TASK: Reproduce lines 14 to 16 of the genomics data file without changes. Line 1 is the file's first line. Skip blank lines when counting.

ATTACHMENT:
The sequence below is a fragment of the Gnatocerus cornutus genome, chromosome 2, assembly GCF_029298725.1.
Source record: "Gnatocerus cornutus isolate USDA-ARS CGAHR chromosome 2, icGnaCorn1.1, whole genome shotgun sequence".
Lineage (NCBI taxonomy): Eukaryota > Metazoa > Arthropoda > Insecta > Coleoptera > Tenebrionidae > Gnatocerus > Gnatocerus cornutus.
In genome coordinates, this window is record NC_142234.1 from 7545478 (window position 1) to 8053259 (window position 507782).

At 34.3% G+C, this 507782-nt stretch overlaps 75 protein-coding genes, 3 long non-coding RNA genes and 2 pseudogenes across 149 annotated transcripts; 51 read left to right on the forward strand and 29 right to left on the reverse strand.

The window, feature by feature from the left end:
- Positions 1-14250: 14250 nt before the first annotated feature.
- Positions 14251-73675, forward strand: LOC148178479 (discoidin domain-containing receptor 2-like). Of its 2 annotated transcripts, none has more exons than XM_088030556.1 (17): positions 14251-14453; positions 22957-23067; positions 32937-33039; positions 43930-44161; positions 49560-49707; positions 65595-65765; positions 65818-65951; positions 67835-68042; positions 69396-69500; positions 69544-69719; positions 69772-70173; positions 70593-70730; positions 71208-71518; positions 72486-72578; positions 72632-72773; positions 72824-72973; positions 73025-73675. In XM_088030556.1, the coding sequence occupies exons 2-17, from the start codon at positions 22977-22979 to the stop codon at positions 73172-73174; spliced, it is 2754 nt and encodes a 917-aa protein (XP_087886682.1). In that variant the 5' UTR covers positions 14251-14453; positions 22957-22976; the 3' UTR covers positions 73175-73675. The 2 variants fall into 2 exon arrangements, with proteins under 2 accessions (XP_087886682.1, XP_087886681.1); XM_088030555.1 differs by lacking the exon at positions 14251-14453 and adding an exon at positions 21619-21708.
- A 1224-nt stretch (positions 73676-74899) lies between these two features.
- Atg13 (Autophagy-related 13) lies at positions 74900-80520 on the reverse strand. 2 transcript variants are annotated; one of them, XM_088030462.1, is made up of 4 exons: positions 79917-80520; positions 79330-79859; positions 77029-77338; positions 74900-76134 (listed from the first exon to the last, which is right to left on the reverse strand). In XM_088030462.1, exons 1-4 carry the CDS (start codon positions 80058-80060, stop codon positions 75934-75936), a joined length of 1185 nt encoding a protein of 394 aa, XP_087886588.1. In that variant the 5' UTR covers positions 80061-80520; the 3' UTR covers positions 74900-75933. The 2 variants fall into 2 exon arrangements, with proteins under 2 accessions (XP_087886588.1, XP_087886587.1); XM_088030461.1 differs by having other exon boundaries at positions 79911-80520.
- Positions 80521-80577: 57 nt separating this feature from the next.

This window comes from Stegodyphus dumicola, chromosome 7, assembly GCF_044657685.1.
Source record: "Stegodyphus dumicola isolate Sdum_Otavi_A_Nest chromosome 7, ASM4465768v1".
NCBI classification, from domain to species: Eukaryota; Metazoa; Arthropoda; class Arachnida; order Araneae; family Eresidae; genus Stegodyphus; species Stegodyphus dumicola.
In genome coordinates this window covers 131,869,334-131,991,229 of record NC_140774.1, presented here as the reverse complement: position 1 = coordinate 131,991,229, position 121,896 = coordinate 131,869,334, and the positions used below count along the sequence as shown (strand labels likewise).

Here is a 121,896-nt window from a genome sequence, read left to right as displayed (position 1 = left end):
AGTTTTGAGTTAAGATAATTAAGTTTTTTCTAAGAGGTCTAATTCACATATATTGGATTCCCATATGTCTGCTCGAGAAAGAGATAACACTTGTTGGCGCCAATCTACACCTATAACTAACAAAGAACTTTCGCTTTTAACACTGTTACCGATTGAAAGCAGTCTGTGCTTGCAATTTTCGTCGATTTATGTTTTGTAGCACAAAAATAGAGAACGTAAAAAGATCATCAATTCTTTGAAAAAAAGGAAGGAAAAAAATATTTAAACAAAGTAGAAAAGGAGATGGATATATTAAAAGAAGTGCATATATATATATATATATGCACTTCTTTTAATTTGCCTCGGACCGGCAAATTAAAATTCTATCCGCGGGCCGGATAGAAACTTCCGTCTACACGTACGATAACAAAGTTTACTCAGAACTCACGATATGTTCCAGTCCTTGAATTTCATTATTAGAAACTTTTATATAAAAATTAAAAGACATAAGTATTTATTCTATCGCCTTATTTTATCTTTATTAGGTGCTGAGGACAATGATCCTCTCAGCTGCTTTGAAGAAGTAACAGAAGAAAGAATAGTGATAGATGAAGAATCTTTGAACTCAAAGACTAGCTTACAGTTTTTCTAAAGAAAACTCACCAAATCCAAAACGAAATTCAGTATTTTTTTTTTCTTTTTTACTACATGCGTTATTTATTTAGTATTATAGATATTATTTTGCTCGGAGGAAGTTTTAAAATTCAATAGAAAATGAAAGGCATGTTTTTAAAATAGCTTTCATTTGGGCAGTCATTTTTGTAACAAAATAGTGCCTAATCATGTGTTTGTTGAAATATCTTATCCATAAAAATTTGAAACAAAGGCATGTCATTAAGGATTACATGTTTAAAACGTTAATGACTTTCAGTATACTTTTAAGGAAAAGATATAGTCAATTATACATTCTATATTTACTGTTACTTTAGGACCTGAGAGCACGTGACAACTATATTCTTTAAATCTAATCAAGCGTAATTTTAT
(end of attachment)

NCBI classification, from domain to species: Eukaryota; Metazoa; Arthropoda; class Arachnida; order Araneae; family Eresidae; genus Stegodyphus; species Stegodyphus dumicola.
In genome coordinates this window covers 131,869,334-131,991,229 of record NC_140774.1, presented here as the reverse complement: position 1 = coordinate 131,991,229, position 121,896 = coordinate 131,869,334, and the positions used below count along the sequence as shown (strand labels likewise).

Here is a 121,896-nt window from a genome sequence, read left to right as displayed (position 1 = left end):